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The Situation of customary land tenure: Ghana by the Ghana Team 13 th September, 2011 Douala.

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Presentation on theme: "The Situation of customary land tenure: Ghana by the Ghana Team 13 th September, 2011 Douala."— Presentation transcript:

1 The Situation of customary land tenure: Ghana by the Ghana Team 13 th September, 2011 Douala

2 Presentation Outline If and How communities own or control their forests If and how communities use forests and participate in state and/or community forest management What major threats to community control exist (including acquisition or leasing forests to domestic and foreign investors, forest and mining concessions and protected areas, etc

3 If and how communities own or control their forests Historical perspective Communal forestry regulation: pre-1850 Chiefs expropriation of communities: 1850 -1950 Central state expropriation of chiefs: 1950 -1962 State capture: 1962- 1992

4 Land tenure and rights are complex and policy is weak in addressing them Ghana Land law is in most part customary: 80% of land holding is customary. Remaining 20% are under state ownership but are lands taken from stools for public use. The customary land holding: Category comprise of stool, skin, clan and family lands Common trait of communal ownership and guided by customary tenets

5 Ownership inter-generational Land is held in trust by the head of the community for the entire members Allodial title resides in the community, clan or family and is not transferable Varies across and within ethnic groups. Dynamic Contentious amongst community institutions – chiefs, shrines, families, asafo etc. Ownership title is mostly oral and least documented

6 Stool land as define by Article 259 (1) of the 1992 Constitution “includes any land or interest in, or right over, any land controlled by a stool or skin, head of a particular community or the captain of a company, for the benefit of the subjects of that stool or the members of that particular community or company” Constitution stipulates such lands “shall vest in appropriate stool on behalf of, and in trust for the subjects of the stool in accordance with customary law and usage”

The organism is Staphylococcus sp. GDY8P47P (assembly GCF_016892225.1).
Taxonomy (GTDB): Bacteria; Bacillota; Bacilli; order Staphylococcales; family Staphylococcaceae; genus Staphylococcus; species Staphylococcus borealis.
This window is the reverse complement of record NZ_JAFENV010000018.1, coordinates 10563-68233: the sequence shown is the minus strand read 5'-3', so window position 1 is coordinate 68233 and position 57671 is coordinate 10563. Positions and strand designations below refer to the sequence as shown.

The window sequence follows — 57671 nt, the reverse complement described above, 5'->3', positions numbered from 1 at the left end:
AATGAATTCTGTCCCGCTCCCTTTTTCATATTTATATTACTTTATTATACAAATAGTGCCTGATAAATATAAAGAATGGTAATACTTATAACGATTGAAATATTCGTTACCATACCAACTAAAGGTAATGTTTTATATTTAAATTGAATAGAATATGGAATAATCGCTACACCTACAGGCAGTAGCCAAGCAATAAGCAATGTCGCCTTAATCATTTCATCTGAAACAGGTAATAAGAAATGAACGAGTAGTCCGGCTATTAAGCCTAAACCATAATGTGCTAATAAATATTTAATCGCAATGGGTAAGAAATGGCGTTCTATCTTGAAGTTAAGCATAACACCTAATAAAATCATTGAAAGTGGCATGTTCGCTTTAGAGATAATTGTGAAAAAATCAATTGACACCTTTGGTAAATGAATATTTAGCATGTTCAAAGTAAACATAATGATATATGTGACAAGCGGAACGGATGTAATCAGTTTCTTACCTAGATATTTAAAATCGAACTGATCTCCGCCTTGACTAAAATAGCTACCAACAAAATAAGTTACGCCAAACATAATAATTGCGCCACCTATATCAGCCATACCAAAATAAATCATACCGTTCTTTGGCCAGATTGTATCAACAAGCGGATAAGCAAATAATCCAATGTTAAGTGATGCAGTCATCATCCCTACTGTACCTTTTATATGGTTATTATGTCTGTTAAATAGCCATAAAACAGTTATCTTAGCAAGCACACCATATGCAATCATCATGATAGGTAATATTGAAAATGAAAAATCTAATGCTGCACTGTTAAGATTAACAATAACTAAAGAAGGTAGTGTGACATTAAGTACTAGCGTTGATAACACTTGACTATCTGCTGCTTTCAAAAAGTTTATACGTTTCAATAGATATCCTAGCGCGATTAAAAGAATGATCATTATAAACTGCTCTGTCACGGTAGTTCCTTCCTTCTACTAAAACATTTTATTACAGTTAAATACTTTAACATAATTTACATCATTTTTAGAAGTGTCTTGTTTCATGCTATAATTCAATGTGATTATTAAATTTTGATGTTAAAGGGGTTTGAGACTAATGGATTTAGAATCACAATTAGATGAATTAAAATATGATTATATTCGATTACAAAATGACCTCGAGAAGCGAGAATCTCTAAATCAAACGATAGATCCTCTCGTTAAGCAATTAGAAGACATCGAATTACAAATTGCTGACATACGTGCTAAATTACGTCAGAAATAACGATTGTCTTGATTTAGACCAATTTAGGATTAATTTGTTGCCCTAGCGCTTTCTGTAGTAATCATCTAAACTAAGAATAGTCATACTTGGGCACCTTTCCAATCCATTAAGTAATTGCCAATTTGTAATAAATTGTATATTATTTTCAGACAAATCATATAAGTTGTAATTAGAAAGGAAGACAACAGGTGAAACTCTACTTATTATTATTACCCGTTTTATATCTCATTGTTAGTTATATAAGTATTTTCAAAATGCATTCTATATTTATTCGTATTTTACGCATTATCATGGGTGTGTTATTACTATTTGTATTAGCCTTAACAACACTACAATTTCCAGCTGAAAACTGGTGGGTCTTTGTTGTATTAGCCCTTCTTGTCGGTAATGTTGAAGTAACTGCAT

7 Acquisition of land in the case of forest reserves guided by Administration of Lands Act, 1962 Act 123 – Stool holds “ownership” – Government holds “management” State plays the role of fiduciary of the land – Functions include rights of allocation, leasing, collection of rents or incidents related to management

8 Constitution has not provided real solutions but has sought to “broker” peace between chieftaincy elite and national bureaucratic elites to disadvantage of other community institutions and of ordinary farmers Statutory laws: Land Registry Act 1962; Administration of Lands Act 1962; Land Title Registration Law 1986;Lands Commission Act 1994 have clauses that weakens the administration and management of customary laws by land owners e.g Stool land owners cannot dispose of lands without the consent of the Minister of Lands